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Sunday, May 29, 2011

Is “Gold” the Real Reason for NATO’s Action in Libya?

It’s all over the Internet… hundreds of similar-sounding articles proclaiming that the NATO air strikes against Muammar Gaddafi’s Libya, are motivated not by humanitarian concerns or even by oil, but by Gold!
The articles apparently began appearing in mid-March. Within a few weeks, a slick “news video” (“Gaddafi gold-for-oil, dollar-doom plans behind Libya mission”) appeared on YouTube, with the same message… and the message is disturbing. The articles and video all made the following startling and disturbing claims:
1. Just prior to the air strikes, Gaddafi had planned to introduce a new currency, the “Gold Dinar”.
2. The currency was to be supported by Libya’s massive gold reserves of 144 tonnes.
3. The gold coin was to be accepted throughout Africa and the Middle East and would have been the only currency accepted for purchases of oil.
4. This strategy would likely crush both the Dollar and the Euro, making the Dinar the dominant international currency.
5. The NATO military action is the result of a US-led plan to crush Gaddafi’s currency plans and to protect Western financial interests. The military action is supported by US oil interests, who are seeking to obtain access to Libya’s massive oil reserves.

Certainly, the wisdom of the current strategy and tactics used in Libya are open to debate. But a cautious examination of the facts makes Gold an unlikely “cause” for the current conflict.
1. Was Gaddafi sponsoring the “Gold Dinar”? Yes, he has proposed similar plans in 1996, 2000, and more recently in 2009 when he was head of the African Union. However, in 2010, the African Union rejected his plans for a gold currency issued by the “United States of Africa” and chose not to re-new his term in office.
2. Does Libya have reserves of 144 tonnes. Yes, currently Libya’s gold reserves are held in Libya. However, while 144 tonnes is a great deal of gold, it places Libya only 25th in the world… Libya’s reserves are, as an example, only about 1/3 of the reserves held by Portugal.
3. Was the Gold Dinar concept widely accepted? No. While Gaddafi’s proposals have been politely discussed over the years, there is little sign that other nations in the area were ready to convert to a gold-based Libyan-sponsored African currency. In fact, a common African currency has been planned since the 1990s by the African Union but even its acceptance is encountering widespread hesitation throughout the continent. The likelihood of Middle-eastern acceptance is questionable since a number of these same oil-producing nations are currently supporting the anti-Gaddifi, Libyan rebels.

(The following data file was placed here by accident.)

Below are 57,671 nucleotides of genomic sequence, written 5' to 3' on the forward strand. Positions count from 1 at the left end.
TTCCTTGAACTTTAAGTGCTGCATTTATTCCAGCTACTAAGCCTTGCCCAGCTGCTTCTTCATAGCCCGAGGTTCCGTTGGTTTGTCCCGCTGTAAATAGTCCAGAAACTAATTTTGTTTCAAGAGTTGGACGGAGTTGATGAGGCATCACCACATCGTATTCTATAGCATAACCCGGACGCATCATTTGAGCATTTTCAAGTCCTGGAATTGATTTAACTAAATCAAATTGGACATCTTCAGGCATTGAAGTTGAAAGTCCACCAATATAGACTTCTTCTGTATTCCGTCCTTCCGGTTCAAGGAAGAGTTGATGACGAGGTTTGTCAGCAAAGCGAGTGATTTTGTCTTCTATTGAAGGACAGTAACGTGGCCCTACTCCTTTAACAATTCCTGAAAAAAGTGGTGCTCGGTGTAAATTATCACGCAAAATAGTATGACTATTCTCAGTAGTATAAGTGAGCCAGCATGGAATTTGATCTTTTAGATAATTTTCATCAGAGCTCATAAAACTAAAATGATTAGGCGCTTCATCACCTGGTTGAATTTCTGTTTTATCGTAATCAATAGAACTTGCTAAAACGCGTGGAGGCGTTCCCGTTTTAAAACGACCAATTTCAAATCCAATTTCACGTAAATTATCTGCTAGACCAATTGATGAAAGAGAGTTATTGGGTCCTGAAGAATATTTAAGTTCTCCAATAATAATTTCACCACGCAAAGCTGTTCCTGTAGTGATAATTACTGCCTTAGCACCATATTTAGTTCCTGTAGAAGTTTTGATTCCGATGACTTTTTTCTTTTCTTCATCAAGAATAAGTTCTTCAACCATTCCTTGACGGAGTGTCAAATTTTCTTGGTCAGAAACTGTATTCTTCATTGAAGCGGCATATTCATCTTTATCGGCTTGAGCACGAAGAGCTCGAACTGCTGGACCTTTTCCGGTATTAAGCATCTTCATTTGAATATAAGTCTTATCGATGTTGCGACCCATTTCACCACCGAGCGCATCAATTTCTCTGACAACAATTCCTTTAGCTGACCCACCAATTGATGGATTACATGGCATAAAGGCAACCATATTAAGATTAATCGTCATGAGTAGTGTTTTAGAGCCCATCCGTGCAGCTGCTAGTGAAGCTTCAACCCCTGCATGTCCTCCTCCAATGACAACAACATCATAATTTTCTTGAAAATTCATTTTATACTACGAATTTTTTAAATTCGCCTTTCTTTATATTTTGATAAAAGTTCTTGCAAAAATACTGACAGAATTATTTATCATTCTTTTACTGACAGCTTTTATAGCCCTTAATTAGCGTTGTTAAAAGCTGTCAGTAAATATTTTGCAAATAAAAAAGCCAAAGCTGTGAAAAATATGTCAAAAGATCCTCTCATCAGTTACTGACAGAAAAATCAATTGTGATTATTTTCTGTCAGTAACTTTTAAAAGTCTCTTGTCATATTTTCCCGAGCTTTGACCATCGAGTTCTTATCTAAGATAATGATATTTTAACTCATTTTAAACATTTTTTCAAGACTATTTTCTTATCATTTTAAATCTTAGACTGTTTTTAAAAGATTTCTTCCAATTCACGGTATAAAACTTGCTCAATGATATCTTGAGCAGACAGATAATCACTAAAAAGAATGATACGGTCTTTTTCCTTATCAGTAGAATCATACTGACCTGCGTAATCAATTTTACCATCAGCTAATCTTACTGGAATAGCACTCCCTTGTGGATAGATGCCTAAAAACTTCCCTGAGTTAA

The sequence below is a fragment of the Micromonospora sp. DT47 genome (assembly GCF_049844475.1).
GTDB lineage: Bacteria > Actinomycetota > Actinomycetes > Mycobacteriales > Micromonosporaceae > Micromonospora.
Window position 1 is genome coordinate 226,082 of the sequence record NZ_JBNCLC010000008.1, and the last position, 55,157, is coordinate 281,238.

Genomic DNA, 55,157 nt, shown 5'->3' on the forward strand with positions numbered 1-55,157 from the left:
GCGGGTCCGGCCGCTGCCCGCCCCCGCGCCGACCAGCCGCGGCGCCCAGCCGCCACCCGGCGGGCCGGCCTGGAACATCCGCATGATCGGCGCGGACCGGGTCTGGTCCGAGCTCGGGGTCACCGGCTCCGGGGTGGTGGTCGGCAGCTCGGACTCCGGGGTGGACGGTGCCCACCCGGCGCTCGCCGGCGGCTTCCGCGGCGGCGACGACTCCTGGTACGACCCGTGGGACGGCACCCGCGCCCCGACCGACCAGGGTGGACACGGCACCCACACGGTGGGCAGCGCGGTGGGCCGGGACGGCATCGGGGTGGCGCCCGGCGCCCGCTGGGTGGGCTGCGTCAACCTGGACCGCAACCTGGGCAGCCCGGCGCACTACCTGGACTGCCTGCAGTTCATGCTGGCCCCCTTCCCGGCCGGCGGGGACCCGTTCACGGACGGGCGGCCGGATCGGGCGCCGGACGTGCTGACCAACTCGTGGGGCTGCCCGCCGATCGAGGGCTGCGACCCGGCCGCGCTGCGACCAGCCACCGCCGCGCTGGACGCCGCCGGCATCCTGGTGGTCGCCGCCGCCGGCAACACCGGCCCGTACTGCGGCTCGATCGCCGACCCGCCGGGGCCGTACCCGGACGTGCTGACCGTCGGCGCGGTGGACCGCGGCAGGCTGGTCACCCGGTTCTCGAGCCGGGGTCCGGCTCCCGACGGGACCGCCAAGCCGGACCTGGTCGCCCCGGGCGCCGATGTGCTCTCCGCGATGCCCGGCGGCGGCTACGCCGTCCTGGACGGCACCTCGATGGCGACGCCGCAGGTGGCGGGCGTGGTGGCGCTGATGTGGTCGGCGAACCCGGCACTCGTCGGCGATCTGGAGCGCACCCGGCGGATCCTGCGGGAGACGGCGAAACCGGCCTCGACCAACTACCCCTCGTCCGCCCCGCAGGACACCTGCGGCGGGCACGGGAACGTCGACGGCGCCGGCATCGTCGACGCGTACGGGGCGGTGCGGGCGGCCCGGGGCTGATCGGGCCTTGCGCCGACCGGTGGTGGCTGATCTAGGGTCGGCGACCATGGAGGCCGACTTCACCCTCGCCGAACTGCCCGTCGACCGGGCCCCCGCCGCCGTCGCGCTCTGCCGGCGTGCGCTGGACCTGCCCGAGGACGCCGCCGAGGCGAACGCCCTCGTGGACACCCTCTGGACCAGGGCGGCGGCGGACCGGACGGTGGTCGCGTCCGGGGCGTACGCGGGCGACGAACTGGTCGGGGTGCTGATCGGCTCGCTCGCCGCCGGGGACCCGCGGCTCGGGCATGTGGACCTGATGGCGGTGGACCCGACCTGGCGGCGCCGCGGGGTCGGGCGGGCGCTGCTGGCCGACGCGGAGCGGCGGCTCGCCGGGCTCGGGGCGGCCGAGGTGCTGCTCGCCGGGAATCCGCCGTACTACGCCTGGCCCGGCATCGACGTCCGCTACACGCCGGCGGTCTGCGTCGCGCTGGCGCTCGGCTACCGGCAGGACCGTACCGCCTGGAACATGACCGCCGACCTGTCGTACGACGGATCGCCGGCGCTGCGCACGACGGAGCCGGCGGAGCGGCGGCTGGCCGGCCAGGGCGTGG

4. Would the release of the Gold Dinar ruin the Dollar and the Euro? No. There are two reasons why not:
• The Gold Dinar would very likely not enjoy the level of acceptance that would give African and Middle Eastern oil-producers the kind of currency dominance described in the articles.
• Even Libya would be unlikely to implement any strategy that would destroy the Dollar and the Euro. Why? Because Libya’s gold reserves are only 5.6% of its total currency exchange reserves… that means that 94.4% of Libya’s currency reserves are held, not in gold, but in something else… almost certainly Dollar and Euro based assets… and even Gaddafi’s enemies say, “…he’s crazy… but he’s not stupid!”
5. Is the US leading the attack against Gaddafi? No. A review of events over the last 60 days, indicate that Britain and France have taken the lead, both diplomatically and militarily.
Initially, the military action was authorized by the UN Security Council and then managed by NATO. In fact, both France and Britain have criticized NATO for not expanding the scope of action in Libya. As to oil, Libya is an oil-exporting nation, but its reserves are only about 2% of world reserves and its current low production levels make it only the fourth largest producer in Africa.
So, where did all those articles and videos come from? Like so much Internet gossip, the original source for the articles may never be clear. But the video originated from RT (RussiaToday), a media outlet, funded by the Russian Federation. It may not be coincidental that the video was released in the midst of a series of vehement Russian complaints about western attacks on its long-time ally, Muammar Gaddafi.
So if not for gold or oil, why is NATO in Libya? Most unbiased observers believe that the reasons for the intervention in Libya have more to do with international posturing and less with grand conspiracies… the Libyan uprising occurred in the midst of a pattern of democratic revolts across the region. These observers believe that European and Western governments felt that it would be viewed as disingenuous to encourage such revolts, but to be unwilling to provide aid if things went awry… and Britain and France led the march.
The Libyan military conflict may not be driven by gold, but its impact on the gold markets will be felt regardless of the outcome. Any instability in this region will affect the oil markets, and those perceived effects on oil will continue to drive gold prices higher.


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